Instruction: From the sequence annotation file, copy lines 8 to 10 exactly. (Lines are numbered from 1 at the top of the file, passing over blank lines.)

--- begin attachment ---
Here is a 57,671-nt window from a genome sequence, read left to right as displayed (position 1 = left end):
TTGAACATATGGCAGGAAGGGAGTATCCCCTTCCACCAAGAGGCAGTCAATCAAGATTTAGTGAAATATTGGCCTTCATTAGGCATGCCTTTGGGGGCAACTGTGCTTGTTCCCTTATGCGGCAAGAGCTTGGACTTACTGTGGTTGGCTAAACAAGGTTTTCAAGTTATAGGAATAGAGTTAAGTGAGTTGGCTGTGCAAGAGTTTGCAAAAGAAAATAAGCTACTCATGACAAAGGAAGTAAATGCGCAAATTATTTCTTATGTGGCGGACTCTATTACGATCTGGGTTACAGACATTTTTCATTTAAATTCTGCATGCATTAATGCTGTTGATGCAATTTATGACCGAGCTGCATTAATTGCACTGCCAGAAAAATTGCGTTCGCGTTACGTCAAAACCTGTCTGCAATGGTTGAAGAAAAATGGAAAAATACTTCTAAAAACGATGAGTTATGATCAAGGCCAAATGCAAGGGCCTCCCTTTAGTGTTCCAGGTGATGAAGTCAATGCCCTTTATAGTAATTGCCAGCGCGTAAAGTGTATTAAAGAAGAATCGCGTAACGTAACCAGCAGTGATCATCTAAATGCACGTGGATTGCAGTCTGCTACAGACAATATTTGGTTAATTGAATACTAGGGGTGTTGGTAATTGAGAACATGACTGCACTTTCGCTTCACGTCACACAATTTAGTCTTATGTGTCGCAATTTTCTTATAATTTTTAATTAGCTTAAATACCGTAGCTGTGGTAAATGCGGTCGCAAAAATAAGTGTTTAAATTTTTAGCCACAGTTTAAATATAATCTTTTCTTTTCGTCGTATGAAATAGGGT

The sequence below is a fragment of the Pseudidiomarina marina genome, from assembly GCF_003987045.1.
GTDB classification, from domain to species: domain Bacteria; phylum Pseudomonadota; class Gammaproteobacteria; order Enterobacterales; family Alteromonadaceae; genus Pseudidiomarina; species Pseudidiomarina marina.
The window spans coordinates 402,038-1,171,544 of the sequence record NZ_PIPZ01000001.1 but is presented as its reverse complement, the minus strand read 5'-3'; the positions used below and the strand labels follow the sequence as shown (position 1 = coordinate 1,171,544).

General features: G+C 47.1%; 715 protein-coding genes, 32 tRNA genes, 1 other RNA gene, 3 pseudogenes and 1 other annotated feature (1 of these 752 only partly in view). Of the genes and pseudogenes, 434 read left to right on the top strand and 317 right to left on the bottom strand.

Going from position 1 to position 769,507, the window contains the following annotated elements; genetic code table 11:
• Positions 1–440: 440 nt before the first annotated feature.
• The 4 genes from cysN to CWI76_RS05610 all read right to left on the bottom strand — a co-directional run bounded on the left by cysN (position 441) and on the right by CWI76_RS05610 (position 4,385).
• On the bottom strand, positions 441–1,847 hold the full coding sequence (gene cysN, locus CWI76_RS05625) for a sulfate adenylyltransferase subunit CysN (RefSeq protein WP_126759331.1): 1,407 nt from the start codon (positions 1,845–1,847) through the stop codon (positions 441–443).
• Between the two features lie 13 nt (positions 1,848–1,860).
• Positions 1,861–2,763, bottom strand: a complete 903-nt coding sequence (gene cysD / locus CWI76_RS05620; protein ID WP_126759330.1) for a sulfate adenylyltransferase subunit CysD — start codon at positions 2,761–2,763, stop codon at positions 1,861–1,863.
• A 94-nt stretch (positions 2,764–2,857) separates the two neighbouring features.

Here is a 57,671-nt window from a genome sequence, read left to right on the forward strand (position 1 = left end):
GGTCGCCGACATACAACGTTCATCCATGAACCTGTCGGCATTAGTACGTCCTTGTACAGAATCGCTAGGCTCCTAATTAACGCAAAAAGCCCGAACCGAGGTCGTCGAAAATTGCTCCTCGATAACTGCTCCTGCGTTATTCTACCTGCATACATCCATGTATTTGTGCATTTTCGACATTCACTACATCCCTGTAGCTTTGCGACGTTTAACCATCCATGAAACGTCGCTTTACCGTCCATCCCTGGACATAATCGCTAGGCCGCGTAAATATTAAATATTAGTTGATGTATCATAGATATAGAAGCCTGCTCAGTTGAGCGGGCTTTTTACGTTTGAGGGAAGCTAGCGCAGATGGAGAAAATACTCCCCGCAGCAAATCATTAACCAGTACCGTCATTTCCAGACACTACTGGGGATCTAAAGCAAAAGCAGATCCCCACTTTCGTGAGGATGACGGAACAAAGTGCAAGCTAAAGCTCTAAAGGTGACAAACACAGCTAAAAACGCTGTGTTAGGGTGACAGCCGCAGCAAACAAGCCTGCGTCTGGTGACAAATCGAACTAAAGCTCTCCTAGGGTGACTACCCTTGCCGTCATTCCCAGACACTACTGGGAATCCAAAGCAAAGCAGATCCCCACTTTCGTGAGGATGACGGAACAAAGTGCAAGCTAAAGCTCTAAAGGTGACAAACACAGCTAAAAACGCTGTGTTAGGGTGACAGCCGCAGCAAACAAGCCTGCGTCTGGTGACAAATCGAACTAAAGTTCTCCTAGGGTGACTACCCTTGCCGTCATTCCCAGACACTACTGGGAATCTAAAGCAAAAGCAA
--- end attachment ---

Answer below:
• Positions 1–440: 440 nt before the first annotated feature.
• The 4 genes from cysN to CWI76_RS05610 all read right to left on the bottom strand — a co-directional run bounded on the left by cysN (position 441) and on the right by CWI76_RS05610 (position 4,385).
• On the bottom strand, positions 441–1,847 hold the full coding sequence (gene cysN, locus CWI76_RS05625) for a sulfate adenylyltransferase subunit CysN (RefSeq protein WP_126759331.1): 1,407 nt from the start codon (positions 1,845–1,847) through the stop codon (positions 441–443).